Sadie Martin ready to slide into new season

Sadie Martin. (Provided photo)

LAKE PLACID — When 15-year-old Vermontville native Sadie Martin geared up for her first trip down the Mount Van Hoevenberg luge run at start No. 3 — the women’s start — nerves hit her body almost instantly.

“I had like a mental breakdown before I pulled off the handles,” she said. “I was like in full tears. My coach was like, ‘Just get off the ice and let someone else go.'”

Martin, who was 14 years old at the time, got off the ice and watched as someone else went down before she got back on. And once again she had second thoughts.

“I was just like, ‘I’ve got to do this,'” Martin said. “‘It’s going to happen one of these days.'”

Despite her nerves, Martin pulled off the bar and slid down the track at a blazing speed of anywhere from 60 to 80 mph.

“I was super scared, but I was scared for no reason,” she said. “It was one of the most exhilarating things that had ever happened to me.”

From that moment on, Martin fell in love with the sport and hasn’t stopped sliding.

“It’s the one thing I look forward to. We have camps and I’m just counting down the days to it,” Martin said. “The group of people that I do it with are amazing and I’ve just made so many more friends.”

Despite growing up a few miles outside of Lake Placid, Martin said she didn’t know anything about luge until she attended an event hosted by the Adirondack Luge Club.

“They were doing this try luge thing and it was on Facebook,” she said. “My parents were like ‘Try it out.’ We went and they showed us how to steer and pushed us down the track and I fell in love with it.”

This upcoming season, Martin will be competing on the USA Luge junior national candidate team — or “C” team — just one spot below its junior national team. It will be Martin’s fifth season.

Her goal is to keep climbing the ladder toward the top of the United States women’s rankings and hopefully earn a trip to a future Olympic Winter Games as a competitor in women’s singles luge. Her goal might not be out of reach, either.

At just 15 years old, Martin already has shown she can be successful in the sport. In 2022, she finished in third place overall at the Norton Youth National Championships and this past season she narrowly missed out on a podium spot after taking second place in one of two races at the youth nationals event.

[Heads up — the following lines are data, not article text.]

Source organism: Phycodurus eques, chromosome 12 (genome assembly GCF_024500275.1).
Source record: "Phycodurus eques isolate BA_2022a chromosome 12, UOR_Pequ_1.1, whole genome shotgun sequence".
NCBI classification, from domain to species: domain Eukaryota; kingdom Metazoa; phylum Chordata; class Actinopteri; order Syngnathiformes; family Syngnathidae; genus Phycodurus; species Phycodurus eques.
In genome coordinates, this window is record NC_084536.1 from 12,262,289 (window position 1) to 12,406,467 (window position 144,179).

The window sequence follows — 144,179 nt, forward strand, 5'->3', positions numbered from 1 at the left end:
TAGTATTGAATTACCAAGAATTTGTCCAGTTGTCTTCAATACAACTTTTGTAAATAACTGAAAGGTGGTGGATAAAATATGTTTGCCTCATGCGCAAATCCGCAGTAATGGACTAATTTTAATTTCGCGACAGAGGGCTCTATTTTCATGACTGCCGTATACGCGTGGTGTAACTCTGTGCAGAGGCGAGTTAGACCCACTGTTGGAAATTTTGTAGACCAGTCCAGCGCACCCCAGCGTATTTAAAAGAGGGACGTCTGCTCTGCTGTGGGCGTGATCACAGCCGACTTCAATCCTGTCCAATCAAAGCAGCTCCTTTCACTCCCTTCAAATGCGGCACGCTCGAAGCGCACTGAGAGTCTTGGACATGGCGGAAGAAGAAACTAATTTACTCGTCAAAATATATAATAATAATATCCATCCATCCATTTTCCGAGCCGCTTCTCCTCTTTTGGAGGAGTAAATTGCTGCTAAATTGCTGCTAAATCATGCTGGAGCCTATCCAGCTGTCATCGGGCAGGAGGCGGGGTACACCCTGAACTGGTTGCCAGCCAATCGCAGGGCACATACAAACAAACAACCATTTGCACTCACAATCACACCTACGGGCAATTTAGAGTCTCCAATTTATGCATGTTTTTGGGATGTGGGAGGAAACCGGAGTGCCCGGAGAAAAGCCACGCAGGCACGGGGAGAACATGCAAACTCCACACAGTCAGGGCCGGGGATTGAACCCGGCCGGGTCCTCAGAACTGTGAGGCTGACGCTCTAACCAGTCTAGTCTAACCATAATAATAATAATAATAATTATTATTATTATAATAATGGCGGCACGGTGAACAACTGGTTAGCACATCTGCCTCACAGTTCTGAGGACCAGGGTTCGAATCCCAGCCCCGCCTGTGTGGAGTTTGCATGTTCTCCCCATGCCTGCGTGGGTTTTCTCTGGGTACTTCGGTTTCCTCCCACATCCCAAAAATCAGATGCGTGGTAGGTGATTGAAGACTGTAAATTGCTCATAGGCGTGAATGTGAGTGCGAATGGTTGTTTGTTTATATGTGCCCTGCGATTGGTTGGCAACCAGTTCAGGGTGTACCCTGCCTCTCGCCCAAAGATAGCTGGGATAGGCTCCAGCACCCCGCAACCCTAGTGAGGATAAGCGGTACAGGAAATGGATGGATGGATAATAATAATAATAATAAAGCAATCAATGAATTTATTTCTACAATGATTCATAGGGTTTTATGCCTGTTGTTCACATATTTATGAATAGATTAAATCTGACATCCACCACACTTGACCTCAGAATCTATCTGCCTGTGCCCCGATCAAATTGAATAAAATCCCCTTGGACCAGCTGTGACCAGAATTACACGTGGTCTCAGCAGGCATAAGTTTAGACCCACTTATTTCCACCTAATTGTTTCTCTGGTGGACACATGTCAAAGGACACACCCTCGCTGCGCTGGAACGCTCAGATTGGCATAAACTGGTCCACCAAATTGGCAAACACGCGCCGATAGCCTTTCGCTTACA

Martin will not only have the opportunity to compete in more events this coming season, but she’ll be able to travel more after just barely missing the travel team last year.

“They went in December to Europe and they visited two tracks there for three weeks,” Martin said. “Then they came back and we traveled as a full team to Canada and then to Park City, Utah. Then after that, there was another team — that I didn’t make either — and they went to Pyeongchang and they were there for two weeks. Then we have camps in between in Lake Placid.”

While the summers are technically the offseason for luge athletes, Martin trains all summer. A day of training consists of either working out or practicing her starts at USA Luge headquarters in Lake Placid.

“We (also) have two, two-week camps this summer,” she said. “We have at least four camps throughout the winter and usually they are two weeks or three weeks depending.”

Unlike most sports, luge requires its athletes to learn about how to build their own sleds and Martin said already knows how to put one together.

“We don’t know how to construct the actual pieces, but we know how to screw in the bolts and stuff,” Martin said. “We do all the fine-tuning on our sleds and stuff, but if we don’t we just ask our coaches, too. I definitely learned a lot more this year than I did this past year.”

In addition to training, traveling and competing during the winter, Martin still continues her high school studies, having just completed her sophomore year at Northwood School in Lake Placid.

“School is definitely an obstacle. You have to manage your time very well,” Martin said. “My teachers are very adaptive to me leaving because it’s a sports school to begin with. I just let them know if I’m going to have to turn something in late or if I can get an extension because I don’t have enough time to finish it. It’s definitely an obstacle. It’s definitely a little bit more difficult, but Northwood is definitely more adaptable to my schedule, too.”

But no matter the obstacle, Martin believes her luge journey is worth it.

“My friends and I, we barely miss out on any runs because we love it so much and want to keep doing it,” she said. “I see people that get hurt — and not like crazy hurt — and they take the rest of the runs off for the day. I feel like you should be taking as many runs that are available.”

Like many luge athletes, Martin has to rely on fundraising to help pay for the luge season’s training fees. For more information and to donate, visit https://tinyurl.com/2p8ymuh3.

Starting at $1.44/week.

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